An interesting graphic shows the number of young people applying for place. Here it highlights that the numbers are still rising, despite fees now being nearly 20 years old.

It is hard to generalize from these graphics, but they do provide food for thought at this time or exam results.

Categories: education, jobs, life, students, work

Sign on the Dotted Line

July 26, 2017 1 comment

Something I mentioned when fees were muted last century is about to come to pass.

Universities Minister Jo Johnson has announced that students are to get ‘value-for-money contracts with universities’. With this the consumerization of HE has reached a zenith. Students will be allowed to challenge universities over too few teaching hours or inadequate facilities.

This may sound like a righteous solution to students having to pay fees. After all, if you are paying for something, you need a ‘right of refund’ in the event of the goods not being of acceptable standard.

The one fly in the ointment here is that how do students know what is an ‘acceptable standard’? Of course you say, they will use the university ranking guides published in newspapers. However, these are often very sketchy on the fine details of particular courses, which naturally vary according to the type of degree being undertaken.

It will be interesting to see how this plays out over the coming year. My university has re-jigged classes to give them extra hours, which of course requires that they are rewritten to allow for that. However, this has not been supported with joined up thinking for two reasons.

1) Students are not aware that this will mean they have less time to undertake paid work to pay for their fees/living expenses. Increased hours will inevitably spill over into days when they previously expected not to have classes and were available for work.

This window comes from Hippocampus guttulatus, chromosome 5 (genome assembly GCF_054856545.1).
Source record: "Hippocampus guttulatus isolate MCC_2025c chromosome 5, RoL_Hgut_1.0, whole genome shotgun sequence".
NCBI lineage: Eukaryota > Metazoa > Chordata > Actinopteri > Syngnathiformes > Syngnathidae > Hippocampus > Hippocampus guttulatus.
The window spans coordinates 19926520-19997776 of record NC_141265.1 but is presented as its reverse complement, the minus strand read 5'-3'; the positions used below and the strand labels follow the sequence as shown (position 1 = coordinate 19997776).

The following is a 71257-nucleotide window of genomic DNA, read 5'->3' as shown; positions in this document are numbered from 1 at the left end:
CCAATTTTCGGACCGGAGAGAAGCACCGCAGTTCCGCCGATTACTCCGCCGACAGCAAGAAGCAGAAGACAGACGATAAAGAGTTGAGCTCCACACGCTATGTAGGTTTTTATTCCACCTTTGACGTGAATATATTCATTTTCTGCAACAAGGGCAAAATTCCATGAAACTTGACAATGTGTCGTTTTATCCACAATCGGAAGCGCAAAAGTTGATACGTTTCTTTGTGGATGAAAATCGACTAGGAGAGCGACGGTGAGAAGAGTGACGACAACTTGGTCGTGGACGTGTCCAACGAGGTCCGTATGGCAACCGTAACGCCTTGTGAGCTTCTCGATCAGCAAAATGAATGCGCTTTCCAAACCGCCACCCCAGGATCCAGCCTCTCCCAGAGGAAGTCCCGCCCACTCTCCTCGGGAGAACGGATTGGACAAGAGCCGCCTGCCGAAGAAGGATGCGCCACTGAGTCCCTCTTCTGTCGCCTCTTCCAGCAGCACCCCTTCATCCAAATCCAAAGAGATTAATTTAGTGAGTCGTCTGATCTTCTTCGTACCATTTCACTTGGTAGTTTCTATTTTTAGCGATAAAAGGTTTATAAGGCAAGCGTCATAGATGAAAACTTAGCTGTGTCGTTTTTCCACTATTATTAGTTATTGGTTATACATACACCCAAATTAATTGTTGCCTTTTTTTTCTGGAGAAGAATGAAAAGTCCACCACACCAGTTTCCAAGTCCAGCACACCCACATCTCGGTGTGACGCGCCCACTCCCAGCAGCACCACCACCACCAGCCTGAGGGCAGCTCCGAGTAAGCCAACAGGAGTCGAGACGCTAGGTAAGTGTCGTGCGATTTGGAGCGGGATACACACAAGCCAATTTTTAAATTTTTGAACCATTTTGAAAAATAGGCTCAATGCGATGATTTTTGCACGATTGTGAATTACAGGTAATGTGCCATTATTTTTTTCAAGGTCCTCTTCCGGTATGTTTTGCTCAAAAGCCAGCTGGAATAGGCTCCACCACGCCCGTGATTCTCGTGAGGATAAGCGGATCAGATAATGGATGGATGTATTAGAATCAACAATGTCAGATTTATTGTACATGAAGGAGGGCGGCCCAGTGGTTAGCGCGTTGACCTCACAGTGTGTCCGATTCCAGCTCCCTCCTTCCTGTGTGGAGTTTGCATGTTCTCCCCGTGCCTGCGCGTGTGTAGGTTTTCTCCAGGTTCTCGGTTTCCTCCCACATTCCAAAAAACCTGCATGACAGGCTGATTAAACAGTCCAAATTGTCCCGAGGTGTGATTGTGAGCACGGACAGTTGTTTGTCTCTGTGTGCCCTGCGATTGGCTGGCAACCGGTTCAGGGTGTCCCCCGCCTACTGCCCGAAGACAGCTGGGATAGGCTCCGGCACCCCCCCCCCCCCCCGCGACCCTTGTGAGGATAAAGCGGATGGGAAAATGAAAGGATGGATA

2) Classes have not had the extra hours spread about the timetable to prevent boredom in class. Instead they have just been given an increased solid block of time. This means instead of two hours straight teaching time, they now have three or more! Previous problems with non-attendance will pale into insignificance in future as the amount of class-time missed increases significantly.

This will of course be realised too late to deal with the problem for the coming academic year and we will have to muddle through.

At the end of the day, value-for-money can only exist if staff are also part of the equation. Things like having your workload split evenly between teaching and non-teaching might help. I for one am tasked with spending most of my time on things other than teaching. I sometimes feel it is a travesty to call myself a lecturer when I am a glorified administrator for most of week. You would think that with the increased contact hours for what teaching I have, this would even things out. However, you would be wrong.

Other benefits would be to have an office, this fad of ‘hot-desking’ or shared offices might be on trend, but it does not suit the need to spend time on teaching matters.

Time will tell if students become litigious, but it will also prove the point.

Top of the Class

Some universities are apparently giving more and more firsts to their students “with some universities giving first-class degrees to more than a third of their students.

This of course assumes that students are worthy of a first.

In my experience there has not been a sudden upward trend in the abilities of students. In fact I believe it plateaued a few years back and has since gone down.

Of course, I can only speak for my own department/discipline. However, we all have to spread ourselves about as external examiners these days. So, I have been able to view the board outcomes for a wide variety of universities. In general it is the Russell Group that seems keen to promote students to a first class degree when there is little evidence of first class work to support or warrant it.

In my area, students are not becoming more intelligent, quite the opposite. Over the years students have become resistant to learning, expecting the rote learning from school to spill over into their university careers. The amount of students who come to me asking to be able to resit a lower mark than they wanted has trebled.

Unfortunately, or fortunately, there is no mechanism to allow these students, who have not attended, nor done the reading, to ‘have another go’. In our increasingly commercialized HE sector, students are seeing a degree the same way they see their shop purchases. If they do not like what they have ‘bought’ they expect to be able to return it for a ‘replacement’.

You cannot blame them for this; it is we after all, who have encouraged them to think of a degree as a ‘purchase’.

Should there be comprehensive universities?